A resident, Mr Okon Etim, said “If the facility must continue to function optimally, the state government should take steps to clear sand and other refuse from the gutters before it becomes too late.

“Unfortunately, residents, pedestrians and motorists are partly responsible for the problem as they dump empty cans, used pure water sachets and bottles of table water and other refuse into the gutter.

“It has reduced the velocity at which the underground water flows to the ravine. It is no more as swift as it was when the gutters were free from sands and other waste materials,” he stated.

Another resident in Ibiaku Itam where one of the manholes for the drainage built by Julius Berger is located told our correspondent that it is only the company that has access to the manhole.

The resident who preferred to be unnamed said since the manhole was built and locked, it has not been opened.

“Inside the manhole is a ladder that leads into the underground drainage. It has been 3 years since Julius Berger who built the manhole came here,” he said.

Our correspondent heard the sound of rushing water channeled from the gutters on the long stretch of the Itam Road entering into the channel leading to the manhole.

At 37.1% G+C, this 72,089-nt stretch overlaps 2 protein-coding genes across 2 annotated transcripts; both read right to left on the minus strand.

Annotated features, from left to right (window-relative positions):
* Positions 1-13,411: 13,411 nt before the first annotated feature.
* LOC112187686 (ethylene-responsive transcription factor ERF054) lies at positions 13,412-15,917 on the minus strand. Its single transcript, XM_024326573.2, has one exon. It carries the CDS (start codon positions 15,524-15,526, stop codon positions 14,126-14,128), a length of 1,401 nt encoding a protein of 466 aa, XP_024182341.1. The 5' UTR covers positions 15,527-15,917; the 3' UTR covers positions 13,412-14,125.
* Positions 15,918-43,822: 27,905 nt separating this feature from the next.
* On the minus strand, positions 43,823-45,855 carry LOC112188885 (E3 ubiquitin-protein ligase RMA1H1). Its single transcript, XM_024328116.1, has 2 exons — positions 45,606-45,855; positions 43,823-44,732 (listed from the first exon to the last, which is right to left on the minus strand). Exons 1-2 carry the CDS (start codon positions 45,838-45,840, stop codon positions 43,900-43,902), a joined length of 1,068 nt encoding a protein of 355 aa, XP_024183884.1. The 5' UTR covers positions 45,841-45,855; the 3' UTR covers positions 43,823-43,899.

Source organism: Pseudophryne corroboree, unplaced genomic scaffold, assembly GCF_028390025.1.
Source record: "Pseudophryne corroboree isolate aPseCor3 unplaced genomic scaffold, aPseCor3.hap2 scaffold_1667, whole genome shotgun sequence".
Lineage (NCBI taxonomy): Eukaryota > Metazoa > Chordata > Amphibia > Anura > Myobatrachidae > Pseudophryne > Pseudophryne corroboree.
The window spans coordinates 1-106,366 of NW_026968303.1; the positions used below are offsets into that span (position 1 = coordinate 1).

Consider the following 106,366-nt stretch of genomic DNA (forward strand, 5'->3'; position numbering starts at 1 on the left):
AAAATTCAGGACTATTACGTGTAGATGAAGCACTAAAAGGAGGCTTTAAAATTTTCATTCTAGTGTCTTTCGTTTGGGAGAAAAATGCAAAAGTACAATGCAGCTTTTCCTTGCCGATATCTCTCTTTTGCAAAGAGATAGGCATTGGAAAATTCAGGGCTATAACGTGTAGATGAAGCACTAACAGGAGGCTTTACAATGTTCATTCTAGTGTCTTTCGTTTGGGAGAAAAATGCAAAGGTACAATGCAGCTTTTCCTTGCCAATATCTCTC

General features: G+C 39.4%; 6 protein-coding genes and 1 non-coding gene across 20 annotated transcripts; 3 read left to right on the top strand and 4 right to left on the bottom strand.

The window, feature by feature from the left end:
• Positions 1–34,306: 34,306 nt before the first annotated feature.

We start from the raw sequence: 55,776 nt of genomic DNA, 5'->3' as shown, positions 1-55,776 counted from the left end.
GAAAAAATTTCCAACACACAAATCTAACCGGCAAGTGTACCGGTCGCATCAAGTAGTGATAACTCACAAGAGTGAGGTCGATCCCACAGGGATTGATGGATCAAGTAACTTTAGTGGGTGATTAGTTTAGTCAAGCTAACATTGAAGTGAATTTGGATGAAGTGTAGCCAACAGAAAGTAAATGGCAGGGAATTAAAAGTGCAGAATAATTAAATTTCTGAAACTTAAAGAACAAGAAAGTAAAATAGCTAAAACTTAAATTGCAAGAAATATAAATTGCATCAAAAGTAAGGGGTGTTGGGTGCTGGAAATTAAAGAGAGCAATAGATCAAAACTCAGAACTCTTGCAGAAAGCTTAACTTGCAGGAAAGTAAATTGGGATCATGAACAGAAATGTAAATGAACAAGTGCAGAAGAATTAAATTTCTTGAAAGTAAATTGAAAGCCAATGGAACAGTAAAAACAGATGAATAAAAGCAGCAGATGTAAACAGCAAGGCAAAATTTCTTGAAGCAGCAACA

An indigene from Ibiaku Itam 2, Mr Emmanuel Johnson, who was cultivating his farm close to the drainage outfall in Ikot Ekang, told our correspondent that he has suffered loss due to the siting of the project in the area.

He said, “I farm here, near the project. We have suffered loss due to the construction of the drainage. The project has affected us. We cannot cultivate our land as we used to because of flood water which washes away the top soil.

“When the land was being excavated for the drainage, sand upon sand was heaped on our land such that the land is no longer flat but sloppy.

“If we must plant, we cultivate the land early so by the time rain begins to fall, the cassava must have grown enough to withstand the erosion. Even at that, it affects our harvest. We need irrigation system to water our plants.

“Though we are farmers, we are not benefitting anything from the farm donations made by government. Farming is good. For the period of two years that I have been farming, I can tell you farming is good. Since garri became expensive, I have not bought garri but harvest the cassava from my farm,” he explained.

Speaking on the maintenance of the pipe jacking drainage, the Commissioner of Environment and Solid Minerals, Mr Charles Udoh, said the government has started the distilling of gutters and drainages across the state.

Udoh said government alone cannot effectively distil all the gutters as the rains progress but that it will do its best.

He explained that the government is currently focused in the distilling of major open drains that has hindered the free flow of water and constituted a risk to lives of residents within Uyo metropolis.

He mentioned that the government was more focused on the timely completion of the N14bn IBB Avenue World Bank Assisted drainage project.